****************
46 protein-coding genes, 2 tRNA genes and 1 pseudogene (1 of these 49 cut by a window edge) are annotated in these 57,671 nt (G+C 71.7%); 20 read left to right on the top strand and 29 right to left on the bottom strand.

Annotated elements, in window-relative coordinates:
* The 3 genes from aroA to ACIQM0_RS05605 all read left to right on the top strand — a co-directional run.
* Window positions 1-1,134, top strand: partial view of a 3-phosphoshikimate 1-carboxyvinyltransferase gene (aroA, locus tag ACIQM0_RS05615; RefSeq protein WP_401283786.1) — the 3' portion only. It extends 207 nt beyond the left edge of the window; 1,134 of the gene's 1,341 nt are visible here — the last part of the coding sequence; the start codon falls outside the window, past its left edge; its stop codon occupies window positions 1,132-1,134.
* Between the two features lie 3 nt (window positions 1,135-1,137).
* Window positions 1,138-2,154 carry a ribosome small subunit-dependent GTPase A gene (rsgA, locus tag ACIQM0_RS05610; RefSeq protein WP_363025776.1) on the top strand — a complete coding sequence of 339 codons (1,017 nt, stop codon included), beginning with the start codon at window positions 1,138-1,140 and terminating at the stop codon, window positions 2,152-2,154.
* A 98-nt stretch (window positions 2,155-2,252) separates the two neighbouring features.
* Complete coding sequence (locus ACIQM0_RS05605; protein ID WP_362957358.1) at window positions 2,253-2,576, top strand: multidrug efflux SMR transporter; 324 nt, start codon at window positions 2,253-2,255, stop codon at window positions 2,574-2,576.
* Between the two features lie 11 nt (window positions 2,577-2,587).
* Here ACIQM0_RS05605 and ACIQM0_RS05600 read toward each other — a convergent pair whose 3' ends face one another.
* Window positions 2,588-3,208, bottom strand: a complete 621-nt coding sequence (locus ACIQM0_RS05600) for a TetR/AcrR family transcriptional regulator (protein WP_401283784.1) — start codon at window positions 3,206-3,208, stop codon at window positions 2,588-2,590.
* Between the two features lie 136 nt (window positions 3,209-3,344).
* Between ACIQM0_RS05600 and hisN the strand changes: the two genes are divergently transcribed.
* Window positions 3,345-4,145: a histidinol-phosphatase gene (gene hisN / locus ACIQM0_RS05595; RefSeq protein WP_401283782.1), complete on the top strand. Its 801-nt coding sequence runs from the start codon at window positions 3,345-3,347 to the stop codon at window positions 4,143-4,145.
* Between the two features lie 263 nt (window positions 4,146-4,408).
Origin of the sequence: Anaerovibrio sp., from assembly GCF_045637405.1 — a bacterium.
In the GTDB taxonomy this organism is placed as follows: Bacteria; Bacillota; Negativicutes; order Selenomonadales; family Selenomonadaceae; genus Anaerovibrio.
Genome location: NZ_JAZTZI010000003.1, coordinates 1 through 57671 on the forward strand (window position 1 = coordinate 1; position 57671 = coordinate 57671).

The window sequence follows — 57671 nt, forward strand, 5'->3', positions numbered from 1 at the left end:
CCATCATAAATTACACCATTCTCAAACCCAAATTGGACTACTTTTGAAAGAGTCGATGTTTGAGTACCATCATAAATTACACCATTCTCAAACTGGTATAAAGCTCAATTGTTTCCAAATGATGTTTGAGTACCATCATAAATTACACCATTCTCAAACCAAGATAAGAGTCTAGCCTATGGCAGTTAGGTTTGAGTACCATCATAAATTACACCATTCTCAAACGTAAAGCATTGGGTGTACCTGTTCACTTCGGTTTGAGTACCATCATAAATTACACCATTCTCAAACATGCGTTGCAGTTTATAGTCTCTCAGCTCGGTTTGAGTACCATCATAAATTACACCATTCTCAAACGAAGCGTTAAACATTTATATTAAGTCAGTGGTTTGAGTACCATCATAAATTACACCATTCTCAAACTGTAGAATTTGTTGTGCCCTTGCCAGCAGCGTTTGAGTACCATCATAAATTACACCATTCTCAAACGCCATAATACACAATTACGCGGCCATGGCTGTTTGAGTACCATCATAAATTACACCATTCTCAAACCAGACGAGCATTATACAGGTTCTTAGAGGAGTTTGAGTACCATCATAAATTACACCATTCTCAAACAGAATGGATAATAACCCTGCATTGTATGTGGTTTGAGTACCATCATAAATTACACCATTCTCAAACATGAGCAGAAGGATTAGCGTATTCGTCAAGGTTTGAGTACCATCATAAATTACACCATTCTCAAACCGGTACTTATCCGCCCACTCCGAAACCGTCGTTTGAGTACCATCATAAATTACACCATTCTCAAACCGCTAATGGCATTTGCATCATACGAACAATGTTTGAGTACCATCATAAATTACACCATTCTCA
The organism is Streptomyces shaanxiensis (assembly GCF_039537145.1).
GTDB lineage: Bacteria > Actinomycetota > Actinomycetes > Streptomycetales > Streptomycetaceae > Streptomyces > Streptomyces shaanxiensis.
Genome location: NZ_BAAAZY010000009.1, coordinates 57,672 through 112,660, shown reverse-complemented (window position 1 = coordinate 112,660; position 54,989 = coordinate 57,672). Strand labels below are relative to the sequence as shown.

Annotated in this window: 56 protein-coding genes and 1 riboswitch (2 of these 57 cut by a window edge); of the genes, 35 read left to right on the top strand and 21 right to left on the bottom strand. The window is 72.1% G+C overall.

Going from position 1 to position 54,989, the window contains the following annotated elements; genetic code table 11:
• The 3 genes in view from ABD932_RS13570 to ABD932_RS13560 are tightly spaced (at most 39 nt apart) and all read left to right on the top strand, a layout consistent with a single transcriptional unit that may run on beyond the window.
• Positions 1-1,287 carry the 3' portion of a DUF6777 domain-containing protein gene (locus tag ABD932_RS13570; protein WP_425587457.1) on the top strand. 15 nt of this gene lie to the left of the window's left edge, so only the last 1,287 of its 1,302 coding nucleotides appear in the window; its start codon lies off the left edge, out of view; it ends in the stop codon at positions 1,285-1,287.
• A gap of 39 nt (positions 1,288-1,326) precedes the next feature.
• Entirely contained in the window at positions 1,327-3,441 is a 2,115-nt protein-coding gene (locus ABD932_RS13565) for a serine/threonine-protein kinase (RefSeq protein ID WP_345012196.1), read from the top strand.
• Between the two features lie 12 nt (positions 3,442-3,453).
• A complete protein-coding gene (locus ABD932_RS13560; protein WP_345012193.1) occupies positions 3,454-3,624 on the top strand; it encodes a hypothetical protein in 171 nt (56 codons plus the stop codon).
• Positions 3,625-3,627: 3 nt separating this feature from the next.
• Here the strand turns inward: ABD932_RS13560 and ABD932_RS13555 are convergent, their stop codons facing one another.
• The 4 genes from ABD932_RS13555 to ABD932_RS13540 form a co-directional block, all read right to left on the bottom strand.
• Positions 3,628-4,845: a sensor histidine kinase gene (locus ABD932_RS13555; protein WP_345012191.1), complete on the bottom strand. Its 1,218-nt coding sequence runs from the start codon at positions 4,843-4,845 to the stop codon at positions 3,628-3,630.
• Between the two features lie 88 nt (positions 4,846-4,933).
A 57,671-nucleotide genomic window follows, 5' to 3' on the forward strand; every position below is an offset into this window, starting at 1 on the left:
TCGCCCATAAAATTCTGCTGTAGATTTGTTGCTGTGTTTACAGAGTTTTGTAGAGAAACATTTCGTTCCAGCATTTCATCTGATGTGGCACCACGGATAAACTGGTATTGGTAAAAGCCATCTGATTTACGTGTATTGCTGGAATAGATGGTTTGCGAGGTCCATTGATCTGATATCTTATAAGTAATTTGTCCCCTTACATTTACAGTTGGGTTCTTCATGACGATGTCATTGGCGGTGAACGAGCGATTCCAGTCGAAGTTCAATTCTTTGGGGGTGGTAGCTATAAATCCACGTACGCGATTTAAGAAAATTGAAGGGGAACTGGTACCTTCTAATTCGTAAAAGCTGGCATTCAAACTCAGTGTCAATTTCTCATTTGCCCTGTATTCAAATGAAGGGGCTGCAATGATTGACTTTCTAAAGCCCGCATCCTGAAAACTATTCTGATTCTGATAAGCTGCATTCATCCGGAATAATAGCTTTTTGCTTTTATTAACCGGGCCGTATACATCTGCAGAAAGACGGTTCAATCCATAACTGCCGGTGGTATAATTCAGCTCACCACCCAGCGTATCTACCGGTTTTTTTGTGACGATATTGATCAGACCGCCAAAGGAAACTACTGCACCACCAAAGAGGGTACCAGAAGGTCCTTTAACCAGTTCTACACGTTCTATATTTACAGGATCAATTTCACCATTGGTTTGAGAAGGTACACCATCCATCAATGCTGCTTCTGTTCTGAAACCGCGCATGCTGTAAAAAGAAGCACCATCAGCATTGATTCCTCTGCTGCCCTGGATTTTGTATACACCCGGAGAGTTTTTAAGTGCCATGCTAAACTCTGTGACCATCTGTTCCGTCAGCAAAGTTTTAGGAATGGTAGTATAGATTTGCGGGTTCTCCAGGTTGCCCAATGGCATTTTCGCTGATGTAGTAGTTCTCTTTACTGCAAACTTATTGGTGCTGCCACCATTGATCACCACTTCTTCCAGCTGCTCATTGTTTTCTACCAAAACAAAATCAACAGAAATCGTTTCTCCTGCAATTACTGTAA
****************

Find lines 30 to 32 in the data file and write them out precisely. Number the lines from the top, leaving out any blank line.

• Between the two features lie 12 nt (positions 3,442-3,453).
• A complete protein-coding gene (locus ABD932_RS13560; protein WP_345012193.1) occupies positions 3,454-3,624 on the top strand; it encodes a hypothetical protein in 171 nt (56 codons plus the stop codon).
• Positions 3,625-3,627: 3 nt separating this feature from the next.